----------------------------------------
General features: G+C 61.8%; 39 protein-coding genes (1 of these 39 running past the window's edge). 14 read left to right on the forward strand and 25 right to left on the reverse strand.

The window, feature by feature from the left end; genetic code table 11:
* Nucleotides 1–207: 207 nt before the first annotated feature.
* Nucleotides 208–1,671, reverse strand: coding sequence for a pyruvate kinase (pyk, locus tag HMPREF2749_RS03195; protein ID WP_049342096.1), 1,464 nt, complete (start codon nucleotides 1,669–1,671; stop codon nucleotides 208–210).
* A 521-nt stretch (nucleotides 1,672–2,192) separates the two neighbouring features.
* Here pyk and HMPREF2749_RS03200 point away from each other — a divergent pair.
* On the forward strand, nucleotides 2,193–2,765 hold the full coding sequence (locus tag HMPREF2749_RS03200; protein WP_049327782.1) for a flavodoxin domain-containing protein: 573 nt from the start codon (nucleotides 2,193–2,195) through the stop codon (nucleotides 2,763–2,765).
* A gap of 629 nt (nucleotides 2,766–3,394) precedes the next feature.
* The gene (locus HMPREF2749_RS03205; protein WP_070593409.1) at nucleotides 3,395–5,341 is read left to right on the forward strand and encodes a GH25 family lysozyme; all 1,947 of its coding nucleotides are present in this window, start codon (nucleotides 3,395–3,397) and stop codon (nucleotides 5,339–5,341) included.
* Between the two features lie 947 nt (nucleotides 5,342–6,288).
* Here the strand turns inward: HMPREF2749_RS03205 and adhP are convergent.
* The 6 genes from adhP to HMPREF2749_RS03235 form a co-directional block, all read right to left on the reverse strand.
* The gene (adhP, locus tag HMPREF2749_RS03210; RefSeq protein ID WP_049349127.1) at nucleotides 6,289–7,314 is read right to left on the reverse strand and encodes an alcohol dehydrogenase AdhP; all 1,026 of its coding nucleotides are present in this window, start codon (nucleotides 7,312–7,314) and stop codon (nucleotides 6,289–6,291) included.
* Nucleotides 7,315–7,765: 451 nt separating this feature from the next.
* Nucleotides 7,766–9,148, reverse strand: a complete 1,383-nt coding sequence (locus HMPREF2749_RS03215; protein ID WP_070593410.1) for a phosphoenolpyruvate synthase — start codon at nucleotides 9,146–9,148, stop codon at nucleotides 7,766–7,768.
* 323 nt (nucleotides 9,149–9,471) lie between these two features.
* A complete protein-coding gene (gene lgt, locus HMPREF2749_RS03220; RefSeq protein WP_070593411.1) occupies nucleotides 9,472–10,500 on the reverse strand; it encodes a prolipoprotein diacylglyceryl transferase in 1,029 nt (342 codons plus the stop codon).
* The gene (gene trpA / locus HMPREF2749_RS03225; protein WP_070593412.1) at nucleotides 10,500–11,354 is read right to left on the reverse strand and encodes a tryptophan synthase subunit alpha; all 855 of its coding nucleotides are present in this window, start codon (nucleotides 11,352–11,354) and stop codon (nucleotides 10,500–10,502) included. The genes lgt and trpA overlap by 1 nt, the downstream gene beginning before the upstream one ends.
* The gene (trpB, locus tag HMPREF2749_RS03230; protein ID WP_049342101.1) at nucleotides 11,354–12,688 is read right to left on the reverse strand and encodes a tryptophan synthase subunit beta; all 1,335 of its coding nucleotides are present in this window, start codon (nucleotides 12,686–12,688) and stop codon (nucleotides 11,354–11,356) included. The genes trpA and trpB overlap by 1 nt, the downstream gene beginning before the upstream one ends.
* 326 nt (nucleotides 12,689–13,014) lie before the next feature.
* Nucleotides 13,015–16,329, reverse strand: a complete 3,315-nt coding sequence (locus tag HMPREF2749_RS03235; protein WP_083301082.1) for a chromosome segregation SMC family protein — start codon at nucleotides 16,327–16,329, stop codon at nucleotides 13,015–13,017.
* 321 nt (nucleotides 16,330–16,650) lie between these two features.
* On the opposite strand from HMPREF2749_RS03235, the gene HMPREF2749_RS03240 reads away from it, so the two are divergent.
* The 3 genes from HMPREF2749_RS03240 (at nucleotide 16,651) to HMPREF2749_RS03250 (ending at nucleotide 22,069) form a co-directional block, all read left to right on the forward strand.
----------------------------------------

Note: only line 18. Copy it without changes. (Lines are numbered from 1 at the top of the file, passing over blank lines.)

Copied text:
* The gene (gene trpA / locus HMPREF2749_RS03225; protein WP_070593412.1) at nucleotides 10,500–11,354 is read right to left on the reverse strand and encodes a tryptophan synthase subunit alpha; all 855 of its coding nucleotides are present in this window, start codon (nucleotides 11,352–11,354) and stop codon (nucleotides 10,500–10,502) included. The genes lgt and trpA overlap by 1 nt, the downstream gene beginning before the upstream one ends.